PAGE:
In the worst-case scenario, the bullpen could be a concern. If the rotation experiences a let-down campaign, that might translate in fewer innings for the starters and more for the relievers – that isn’t a preferable option for the Marlins, despite Brandon Kintzler becoming the closer after a strong season in Chicago.
There are some good weapons on the bullpen that should not go unnoticed. Those include Ryne Stanek, who was a crucial part of a good Rays pitching staff prior to coming to Miami, with a starting pitcher, likely Urena or Hernandez, joining him in the long-relief spot.
If the bullpen is forced to show off its depth, or lack thereof, however, they’ll have to turn to Adam Conley, Robert Duggar, and Brad Boxberger, who all had an ERA north of 5.00. Pat Venditte’s versatility hasn’t helped him stat-wise during his four-year career, in which he has posted 5.03 ERA.
The Marlins will have to hope Yimi Garcia replicates his performance from 2019 and his 3.91 ERA.
Lack of power in the lineup
Only positives can be said about the way the Marlins batting lineup has come back to life or at least has the makings of that. The top of the order is set to be Villar, Rojar, Anderson, Dickerson.
None of the four seems like a particularly good situational hitter, which could be a problem after the team was second-to-last in homers in MLB. Villar hit 24 homers but he has to be leadoff after stealing 40 bases and posting a .339 OBP (B. Anderson had .342 but in nearly 200 fewer AB). If you put Rojas, a potential .300 overall hitter who hit .337 with RISP in 2019, or Anderson, projected by RotoChamp as a No. 3 batter, you accept that you’re the heart of the order won’t have a power bat.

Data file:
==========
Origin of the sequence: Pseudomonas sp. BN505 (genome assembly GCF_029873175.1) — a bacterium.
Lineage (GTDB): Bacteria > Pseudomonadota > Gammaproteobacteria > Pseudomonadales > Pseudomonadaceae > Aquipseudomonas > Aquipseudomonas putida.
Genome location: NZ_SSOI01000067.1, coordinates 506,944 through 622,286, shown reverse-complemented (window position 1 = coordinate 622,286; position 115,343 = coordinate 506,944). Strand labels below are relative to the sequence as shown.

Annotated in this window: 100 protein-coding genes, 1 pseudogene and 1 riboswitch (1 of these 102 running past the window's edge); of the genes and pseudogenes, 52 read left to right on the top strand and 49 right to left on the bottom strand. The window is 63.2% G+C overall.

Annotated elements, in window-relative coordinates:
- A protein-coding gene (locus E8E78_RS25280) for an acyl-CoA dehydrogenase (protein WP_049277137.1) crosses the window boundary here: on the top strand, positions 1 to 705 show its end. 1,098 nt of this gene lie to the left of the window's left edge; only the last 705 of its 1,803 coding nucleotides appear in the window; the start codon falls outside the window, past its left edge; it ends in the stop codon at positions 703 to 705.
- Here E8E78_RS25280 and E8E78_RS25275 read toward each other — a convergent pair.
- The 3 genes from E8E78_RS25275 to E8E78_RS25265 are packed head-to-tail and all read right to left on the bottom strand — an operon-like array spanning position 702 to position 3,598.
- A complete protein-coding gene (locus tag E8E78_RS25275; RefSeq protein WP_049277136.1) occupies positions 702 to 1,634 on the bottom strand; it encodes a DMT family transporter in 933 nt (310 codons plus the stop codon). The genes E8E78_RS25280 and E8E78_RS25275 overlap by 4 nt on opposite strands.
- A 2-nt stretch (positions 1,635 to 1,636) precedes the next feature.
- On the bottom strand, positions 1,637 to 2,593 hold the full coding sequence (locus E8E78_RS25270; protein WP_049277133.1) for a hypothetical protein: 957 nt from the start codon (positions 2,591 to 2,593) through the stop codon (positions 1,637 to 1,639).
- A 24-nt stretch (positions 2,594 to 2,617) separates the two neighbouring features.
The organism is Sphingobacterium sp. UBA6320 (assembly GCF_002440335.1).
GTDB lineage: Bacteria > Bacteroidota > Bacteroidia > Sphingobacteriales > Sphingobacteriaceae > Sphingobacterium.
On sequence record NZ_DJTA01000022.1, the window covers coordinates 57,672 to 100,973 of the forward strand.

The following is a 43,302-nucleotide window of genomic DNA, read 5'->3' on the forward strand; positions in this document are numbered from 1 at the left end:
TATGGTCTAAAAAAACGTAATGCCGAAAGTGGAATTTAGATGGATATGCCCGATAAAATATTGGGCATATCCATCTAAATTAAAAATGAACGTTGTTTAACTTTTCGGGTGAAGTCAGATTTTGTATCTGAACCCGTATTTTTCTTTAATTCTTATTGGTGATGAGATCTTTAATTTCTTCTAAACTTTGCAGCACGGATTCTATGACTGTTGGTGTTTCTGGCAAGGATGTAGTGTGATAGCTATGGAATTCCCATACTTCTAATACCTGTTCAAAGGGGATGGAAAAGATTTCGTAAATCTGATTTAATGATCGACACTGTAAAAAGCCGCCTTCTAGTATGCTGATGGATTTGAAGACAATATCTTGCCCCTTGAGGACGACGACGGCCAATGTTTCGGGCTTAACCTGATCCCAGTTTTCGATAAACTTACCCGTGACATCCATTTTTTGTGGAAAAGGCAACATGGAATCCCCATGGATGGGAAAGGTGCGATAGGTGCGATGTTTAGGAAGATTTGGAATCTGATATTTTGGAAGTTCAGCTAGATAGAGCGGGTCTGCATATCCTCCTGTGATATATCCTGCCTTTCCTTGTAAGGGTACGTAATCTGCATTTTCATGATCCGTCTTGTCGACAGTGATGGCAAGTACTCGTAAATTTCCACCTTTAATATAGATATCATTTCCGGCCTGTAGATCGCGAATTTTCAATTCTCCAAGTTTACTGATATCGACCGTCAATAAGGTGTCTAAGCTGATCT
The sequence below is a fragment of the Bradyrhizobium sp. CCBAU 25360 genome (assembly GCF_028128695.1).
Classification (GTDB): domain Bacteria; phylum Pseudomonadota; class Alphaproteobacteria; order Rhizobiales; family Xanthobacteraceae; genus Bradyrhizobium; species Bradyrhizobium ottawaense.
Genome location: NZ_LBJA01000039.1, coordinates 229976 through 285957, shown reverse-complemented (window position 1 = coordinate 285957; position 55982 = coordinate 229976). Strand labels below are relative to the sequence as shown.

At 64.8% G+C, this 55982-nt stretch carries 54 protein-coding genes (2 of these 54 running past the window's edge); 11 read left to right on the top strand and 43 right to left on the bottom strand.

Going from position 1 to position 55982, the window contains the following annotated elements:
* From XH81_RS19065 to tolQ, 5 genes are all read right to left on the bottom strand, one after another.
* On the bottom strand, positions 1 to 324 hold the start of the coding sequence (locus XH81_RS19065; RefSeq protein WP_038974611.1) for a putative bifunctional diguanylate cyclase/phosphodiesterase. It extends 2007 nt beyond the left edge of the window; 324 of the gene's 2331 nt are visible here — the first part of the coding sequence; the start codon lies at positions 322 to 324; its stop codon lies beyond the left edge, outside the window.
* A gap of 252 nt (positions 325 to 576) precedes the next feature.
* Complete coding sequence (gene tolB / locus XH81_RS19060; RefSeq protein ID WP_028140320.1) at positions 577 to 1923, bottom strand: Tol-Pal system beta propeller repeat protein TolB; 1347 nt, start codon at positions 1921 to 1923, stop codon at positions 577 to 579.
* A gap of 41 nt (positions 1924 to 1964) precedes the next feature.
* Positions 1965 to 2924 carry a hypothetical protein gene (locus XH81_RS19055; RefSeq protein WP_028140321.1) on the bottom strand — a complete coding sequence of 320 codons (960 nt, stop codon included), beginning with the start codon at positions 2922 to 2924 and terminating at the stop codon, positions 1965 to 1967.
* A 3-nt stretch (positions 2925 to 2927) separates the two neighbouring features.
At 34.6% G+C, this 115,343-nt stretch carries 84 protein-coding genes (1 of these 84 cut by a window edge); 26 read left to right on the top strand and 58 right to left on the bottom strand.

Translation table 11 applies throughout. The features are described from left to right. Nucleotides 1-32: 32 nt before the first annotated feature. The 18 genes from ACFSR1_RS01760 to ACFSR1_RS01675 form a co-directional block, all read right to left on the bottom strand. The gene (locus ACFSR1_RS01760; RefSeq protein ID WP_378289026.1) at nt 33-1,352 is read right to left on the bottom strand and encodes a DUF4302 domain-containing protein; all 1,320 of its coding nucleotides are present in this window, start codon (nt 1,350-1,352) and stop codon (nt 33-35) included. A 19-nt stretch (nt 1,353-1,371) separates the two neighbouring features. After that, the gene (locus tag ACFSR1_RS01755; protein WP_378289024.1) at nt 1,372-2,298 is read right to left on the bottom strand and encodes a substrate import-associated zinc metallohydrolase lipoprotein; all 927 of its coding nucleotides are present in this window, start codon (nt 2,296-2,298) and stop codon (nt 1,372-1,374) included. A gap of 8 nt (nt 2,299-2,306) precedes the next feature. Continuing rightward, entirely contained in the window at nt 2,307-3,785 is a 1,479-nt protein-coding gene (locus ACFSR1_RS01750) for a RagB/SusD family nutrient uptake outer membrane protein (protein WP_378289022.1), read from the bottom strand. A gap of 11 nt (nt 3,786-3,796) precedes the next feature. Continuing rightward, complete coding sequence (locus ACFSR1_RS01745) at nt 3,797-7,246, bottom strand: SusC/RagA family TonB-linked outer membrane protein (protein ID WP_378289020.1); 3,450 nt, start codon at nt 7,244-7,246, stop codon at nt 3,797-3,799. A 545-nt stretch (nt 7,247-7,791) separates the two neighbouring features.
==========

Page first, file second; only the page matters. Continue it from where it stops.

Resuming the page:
Aguilar can be a 35-homerun hitter at his peak and Dickerson is capable of posting .907 OPS, although in just 260 AB last year. Even if those turn into constants, this is not a phenomenon across the board.
The Marlins are still a couple of years away from being a playoff contender. However, the rebuild is closer to its conclusion after a busy and effective 2019/2020 offseason. Last place in a talented NL East seems almost guaranteed unless one of the other four contenders absolutely breaks down.
The biggest positive is, without any doubt, the starting rotation, which promises to be amongst the NL’s best staffs. The lineup’s development will also be interesting to follow, but, even if Anderson or Dickerson add some power to their batting, the team will most probably need to add a strong power hitter next offseason to become a threat.
Best case: The Marlins’ starters play a lot of innings, the bullpen is efficient, the lineup provides a mix between consistency and power. Still, that’ll be no better than 4th, maybe 3rd place in NL East at best.
Worst case: An injury-ridden Marlins squad somehow loses more than the 105 games from 2019 and racks up a top 5 pick in the 2021 MLB Draft.
Prediction: 72-90, 4th place in NL East